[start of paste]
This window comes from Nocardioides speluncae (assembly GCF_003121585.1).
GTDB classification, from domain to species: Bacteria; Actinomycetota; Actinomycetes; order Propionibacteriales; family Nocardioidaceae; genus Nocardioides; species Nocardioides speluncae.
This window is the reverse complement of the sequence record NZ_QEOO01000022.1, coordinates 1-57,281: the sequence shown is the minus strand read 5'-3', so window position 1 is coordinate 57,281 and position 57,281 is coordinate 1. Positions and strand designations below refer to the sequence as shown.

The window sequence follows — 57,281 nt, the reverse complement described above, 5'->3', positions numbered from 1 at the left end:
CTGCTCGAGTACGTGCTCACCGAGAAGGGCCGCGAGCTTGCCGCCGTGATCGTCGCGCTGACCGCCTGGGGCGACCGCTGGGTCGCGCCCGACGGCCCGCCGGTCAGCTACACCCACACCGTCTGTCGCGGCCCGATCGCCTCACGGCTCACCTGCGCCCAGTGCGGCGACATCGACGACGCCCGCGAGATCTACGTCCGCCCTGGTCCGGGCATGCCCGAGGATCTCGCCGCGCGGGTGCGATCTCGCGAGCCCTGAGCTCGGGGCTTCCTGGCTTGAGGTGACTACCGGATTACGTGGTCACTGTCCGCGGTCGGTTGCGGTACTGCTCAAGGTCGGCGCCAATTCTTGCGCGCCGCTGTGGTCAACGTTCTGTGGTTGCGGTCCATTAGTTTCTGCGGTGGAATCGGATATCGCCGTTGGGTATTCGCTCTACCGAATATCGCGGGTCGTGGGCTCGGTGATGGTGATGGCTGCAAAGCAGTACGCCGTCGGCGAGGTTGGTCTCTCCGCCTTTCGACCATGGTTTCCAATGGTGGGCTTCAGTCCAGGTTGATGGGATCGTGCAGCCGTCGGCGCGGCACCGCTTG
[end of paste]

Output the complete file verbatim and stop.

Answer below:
This window comes from Nocardioides speluncae (assembly GCF_003121585.1).
GTDB classification, from domain to species: Bacteria; Actinomycetota; Actinomycetes; order Propionibacteriales; family Nocardioidaceae; genus Nocardioides; species Nocardioides speluncae.
This window is the reverse complement of the sequence record NZ_QEOO01000022.1, coordinates 1-57,281: the sequence shown is the minus strand read 5'-3', so window position 1 is coordinate 57,281 and position 57,281 is coordinate 1. Positions and strand designations below refer to the sequence as shown.

The window sequence follows — 57,281 nt, the reverse complement described above, 5'->3', positions numbered from 1 at the left end:
CTGCTCGAGTACGTGCTCACCGAGAAGGGCCGCGAGCTTGCCGCCGTGATCGTCGCGCTGACCGCCTGGGGCGACCGCTGGGTCGCGCCCGACGGCCCGCCGGTCAGCTACACCCACACCGTCTGTCGCGGCCCGATCGCCTCACGGCTCACCTGCGCCCAGTGCGGCGACATCGACGACGCCCGCGAGATCTACGTCCGCCCTGGTCCGGGCATGCCCGAGGATCTCGCCGCGCGGGTGCGATCTCGCGAGCCCTGAGCTCGGGGCTTCCTGGCTTGAGGTGACTACCGGATTACGTGGTCACTGTCCGCGGTCGGTTGCGGTACTGCTCAAGGTCGGCGCCAATTCTTGCGCGCCGCTGTGGTCAACGTTCTGTGGTTGCGGTCCATTAGTTTCTGCGGTGGAATCGGATATCGCCGTTGGGTATTCGCTCTACCGAATATCGCGGGTCGTGGGCTCGGTGATGGTGATGGCTGCAAAGCAGTACGCCGTCGGCGAGGTTGGTCTCTCCGCCTTTCGACCATGGTTTCCAATGGTGGGCTTCAGTCCAGGTTGATGGGATCGTGCAGCCGTCGGCGCGGCACCGCTTG